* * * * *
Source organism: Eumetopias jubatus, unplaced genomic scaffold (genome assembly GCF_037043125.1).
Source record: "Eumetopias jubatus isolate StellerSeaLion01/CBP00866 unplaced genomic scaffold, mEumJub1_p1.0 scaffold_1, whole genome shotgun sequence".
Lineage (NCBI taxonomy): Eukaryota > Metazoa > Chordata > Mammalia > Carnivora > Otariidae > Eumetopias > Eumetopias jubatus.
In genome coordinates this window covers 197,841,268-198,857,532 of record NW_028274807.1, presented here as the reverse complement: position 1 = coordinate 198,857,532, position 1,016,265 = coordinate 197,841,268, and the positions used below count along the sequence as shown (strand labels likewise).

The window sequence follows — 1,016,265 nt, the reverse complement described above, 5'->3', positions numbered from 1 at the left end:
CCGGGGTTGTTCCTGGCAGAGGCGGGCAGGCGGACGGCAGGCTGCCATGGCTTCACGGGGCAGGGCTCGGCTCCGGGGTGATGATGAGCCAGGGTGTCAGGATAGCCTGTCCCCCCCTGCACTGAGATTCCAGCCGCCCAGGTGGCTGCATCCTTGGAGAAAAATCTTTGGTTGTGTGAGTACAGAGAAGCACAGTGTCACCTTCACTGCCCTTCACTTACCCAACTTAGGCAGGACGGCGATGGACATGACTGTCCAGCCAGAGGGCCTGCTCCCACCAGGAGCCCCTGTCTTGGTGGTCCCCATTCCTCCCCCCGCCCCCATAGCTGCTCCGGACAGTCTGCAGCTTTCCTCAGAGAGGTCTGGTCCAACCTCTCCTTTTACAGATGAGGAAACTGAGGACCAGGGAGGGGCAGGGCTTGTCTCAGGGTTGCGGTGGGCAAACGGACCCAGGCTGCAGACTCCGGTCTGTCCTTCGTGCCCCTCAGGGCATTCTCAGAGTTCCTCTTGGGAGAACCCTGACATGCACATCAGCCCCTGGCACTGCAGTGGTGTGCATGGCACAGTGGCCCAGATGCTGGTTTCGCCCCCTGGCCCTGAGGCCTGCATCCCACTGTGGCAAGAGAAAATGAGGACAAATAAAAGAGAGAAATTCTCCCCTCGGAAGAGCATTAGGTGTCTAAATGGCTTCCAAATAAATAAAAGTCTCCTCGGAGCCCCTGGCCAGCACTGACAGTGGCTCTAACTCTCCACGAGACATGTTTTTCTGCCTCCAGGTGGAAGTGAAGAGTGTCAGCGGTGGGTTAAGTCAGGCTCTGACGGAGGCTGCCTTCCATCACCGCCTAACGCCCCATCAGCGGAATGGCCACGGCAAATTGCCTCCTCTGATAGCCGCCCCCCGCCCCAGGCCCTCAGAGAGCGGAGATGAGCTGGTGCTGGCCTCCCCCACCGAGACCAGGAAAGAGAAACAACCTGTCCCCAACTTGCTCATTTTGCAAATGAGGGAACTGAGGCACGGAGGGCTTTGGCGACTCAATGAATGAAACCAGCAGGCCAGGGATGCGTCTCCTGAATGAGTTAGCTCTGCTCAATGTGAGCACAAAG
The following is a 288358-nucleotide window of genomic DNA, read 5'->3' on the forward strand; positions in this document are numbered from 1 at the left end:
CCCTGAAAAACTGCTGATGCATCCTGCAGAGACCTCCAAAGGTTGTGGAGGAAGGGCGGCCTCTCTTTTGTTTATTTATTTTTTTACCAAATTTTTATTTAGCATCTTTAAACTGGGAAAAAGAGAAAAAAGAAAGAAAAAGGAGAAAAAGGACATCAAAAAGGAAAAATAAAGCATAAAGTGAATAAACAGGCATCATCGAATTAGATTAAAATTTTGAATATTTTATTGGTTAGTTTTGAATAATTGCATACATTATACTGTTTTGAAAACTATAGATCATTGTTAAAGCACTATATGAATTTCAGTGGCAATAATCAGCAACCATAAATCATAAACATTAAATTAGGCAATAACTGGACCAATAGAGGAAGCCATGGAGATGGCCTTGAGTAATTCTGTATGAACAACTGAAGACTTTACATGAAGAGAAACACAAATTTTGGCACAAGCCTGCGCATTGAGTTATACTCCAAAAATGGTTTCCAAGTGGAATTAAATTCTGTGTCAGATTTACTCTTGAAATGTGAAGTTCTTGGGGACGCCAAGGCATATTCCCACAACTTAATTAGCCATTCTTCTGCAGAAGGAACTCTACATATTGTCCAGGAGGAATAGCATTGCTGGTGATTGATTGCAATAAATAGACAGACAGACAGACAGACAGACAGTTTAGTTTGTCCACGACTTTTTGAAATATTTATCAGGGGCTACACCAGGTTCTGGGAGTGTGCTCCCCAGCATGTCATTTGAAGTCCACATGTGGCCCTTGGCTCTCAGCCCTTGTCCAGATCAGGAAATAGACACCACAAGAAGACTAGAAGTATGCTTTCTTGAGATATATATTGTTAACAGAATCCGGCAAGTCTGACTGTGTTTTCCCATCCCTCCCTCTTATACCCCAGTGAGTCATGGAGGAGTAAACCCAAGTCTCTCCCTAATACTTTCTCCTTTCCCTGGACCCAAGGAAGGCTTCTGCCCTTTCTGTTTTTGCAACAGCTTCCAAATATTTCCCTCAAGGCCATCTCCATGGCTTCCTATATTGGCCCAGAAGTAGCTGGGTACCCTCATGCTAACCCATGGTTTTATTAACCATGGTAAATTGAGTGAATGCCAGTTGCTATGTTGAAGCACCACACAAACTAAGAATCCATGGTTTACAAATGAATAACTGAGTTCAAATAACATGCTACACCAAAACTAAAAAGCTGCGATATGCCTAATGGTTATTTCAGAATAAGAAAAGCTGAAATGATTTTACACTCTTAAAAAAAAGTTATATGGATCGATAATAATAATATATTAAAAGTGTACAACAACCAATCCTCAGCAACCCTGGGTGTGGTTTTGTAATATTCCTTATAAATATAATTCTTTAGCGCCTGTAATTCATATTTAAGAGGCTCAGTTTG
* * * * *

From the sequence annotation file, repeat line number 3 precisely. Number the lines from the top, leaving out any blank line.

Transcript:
Lineage (NCBI taxonomy): Eukaryota > Metazoa > Chordata > Mammalia > Carnivora > Otariidae > Eumetopias > Eumetopias jubatus.